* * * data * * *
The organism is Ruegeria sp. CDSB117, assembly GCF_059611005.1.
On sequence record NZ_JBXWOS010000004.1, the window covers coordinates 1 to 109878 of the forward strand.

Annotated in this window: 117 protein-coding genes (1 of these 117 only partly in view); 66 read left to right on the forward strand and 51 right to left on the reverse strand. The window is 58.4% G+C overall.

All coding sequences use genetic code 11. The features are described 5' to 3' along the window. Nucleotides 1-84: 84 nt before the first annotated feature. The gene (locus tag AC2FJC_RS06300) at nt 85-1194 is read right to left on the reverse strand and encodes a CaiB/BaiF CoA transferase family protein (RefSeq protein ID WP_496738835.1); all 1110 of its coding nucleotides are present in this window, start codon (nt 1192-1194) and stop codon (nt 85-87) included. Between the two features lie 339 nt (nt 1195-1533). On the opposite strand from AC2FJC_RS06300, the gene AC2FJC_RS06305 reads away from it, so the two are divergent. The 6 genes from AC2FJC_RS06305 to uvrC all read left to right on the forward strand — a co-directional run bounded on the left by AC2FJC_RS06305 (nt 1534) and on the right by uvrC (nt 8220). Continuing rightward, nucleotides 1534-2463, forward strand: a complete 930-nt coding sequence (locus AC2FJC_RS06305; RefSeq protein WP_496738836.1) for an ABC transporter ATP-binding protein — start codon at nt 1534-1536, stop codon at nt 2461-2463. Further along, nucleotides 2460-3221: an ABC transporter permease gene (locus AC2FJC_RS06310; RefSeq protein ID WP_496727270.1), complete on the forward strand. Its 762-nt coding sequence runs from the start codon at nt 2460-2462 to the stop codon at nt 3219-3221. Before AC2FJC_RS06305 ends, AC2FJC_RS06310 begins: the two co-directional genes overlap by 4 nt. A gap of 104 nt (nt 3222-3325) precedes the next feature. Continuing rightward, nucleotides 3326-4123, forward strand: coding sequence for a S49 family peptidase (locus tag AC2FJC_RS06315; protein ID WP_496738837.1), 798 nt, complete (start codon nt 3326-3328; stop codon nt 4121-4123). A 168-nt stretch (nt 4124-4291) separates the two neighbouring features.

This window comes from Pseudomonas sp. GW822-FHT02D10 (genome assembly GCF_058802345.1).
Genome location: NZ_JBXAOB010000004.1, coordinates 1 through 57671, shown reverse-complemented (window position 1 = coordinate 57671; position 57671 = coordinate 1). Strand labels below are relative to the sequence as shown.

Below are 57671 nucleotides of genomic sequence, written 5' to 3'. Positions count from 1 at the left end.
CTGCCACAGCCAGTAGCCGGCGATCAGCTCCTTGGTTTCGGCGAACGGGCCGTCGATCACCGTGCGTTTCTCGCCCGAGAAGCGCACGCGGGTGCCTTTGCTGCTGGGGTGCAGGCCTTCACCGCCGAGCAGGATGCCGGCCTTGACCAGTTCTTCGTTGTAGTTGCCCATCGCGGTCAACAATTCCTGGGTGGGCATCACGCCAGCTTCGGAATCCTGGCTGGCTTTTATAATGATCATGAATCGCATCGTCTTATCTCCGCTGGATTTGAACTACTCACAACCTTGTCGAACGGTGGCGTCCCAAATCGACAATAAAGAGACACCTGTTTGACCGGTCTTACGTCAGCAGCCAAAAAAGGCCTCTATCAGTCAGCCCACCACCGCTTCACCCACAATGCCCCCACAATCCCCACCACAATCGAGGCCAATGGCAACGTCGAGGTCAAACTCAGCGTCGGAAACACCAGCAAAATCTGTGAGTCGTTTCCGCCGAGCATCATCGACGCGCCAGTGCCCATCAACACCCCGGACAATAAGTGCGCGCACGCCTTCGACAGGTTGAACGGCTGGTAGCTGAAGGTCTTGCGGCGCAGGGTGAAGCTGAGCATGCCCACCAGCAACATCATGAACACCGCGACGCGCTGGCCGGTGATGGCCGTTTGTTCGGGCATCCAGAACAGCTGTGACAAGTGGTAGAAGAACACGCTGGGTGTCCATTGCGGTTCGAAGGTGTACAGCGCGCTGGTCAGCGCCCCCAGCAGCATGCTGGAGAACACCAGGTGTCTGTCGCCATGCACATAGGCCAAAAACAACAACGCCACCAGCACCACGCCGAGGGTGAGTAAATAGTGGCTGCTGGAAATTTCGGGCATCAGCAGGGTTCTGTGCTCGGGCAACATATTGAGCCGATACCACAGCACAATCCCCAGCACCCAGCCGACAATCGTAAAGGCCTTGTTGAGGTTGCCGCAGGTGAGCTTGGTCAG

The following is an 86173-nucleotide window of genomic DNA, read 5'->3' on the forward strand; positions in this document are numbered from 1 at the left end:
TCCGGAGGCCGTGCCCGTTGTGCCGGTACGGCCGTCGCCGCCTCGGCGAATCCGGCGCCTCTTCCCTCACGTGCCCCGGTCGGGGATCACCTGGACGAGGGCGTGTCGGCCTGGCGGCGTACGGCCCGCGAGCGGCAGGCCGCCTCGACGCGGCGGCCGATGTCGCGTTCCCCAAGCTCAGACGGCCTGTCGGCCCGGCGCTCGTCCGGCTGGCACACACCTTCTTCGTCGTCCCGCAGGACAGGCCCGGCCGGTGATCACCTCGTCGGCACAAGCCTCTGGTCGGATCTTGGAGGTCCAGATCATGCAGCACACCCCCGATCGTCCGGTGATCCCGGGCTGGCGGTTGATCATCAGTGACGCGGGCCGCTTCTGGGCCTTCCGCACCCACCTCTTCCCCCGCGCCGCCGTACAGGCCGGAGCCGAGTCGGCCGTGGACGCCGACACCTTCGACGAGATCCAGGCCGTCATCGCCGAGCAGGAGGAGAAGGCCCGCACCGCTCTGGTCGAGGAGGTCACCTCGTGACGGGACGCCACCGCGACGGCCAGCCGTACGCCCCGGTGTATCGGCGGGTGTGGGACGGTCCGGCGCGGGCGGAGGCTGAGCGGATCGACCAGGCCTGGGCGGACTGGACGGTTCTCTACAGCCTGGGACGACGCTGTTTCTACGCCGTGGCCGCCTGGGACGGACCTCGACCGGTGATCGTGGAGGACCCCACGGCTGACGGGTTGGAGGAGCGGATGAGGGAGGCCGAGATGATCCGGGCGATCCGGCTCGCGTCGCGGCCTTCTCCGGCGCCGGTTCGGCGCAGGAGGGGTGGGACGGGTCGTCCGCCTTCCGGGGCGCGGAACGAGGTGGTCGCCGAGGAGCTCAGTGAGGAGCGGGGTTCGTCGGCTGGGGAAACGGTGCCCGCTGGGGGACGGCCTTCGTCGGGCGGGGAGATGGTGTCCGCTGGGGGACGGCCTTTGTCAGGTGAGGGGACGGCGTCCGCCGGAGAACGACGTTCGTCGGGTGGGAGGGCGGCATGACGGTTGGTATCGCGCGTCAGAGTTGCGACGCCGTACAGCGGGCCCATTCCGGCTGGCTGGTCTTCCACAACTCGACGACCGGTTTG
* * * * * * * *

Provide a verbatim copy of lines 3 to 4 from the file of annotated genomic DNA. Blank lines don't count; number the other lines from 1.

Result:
Annotated in this window: 117 protein-coding genes (1 of these 117 only partly in view); 66 read left to right on the forward strand and 51 right to left on the reverse strand. The window is 58.4% G+C overall.

All coding sequences use genetic code 11. The features are described 5' to 3' along the window. Nucleotides 1-84: 84 nt before the first annotated feature. The gene (locus tag AC2FJC_RS06300) at nt 85-1194 is read right to left on the reverse strand and encodes a CaiB/BaiF CoA transferase family protein (RefSeq protein ID WP_496738835.1); all 1110 of its coding nucleotides are present in this window, start codon (nt 1192-1194) and stop codon (nt 85-87) included. Between the two features lie 339 nt (nt 1195-1533). On the opposite strand from AC2FJC_RS06300, the gene AC2FJC_RS06305 reads away from it, so the two are divergent. The 6 genes from AC2FJC_RS06305 to uvrC all read left to right on the forward strand — a co-directional run bounded on the left by AC2FJC_RS06305 (nt 1534) and on the right by uvrC (nt 8220). Continuing rightward, nucleotides 1534-2463, forward strand: a complete 930-nt coding sequence (locus AC2FJC_RS06305; RefSeq protein WP_496738836.1) for an ABC transporter ATP-binding protein — start codon at nt 1534-1536, stop codon at nt 2461-2463. Further along, nucleotides 2460-3221: an ABC transporter permease gene (locus AC2FJC_RS06310; RefSeq protein ID WP_496727270.1), complete on the forward strand. Its 762-nt coding sequence runs from the start codon at nt 2460-2462 to the stop codon at nt 3219-3221. Before AC2FJC_RS06305 ends, AC2FJC_RS06310 begins: the two co-directional genes overlap by 4 nt. A gap of 104 nt (nt 3222-3325) precedes the next feature. Continuing rightward, nucleotides 3326-4123, forward strand: coding sequence for a S49 family peptidase (locus tag AC2FJC_RS06315; protein ID WP_496738837.1), 798 nt, complete (start codon nt 3326-3328; stop codon nt 4121-4123). A 168-nt stretch (nt 4124-4291) separates the two neighbouring features.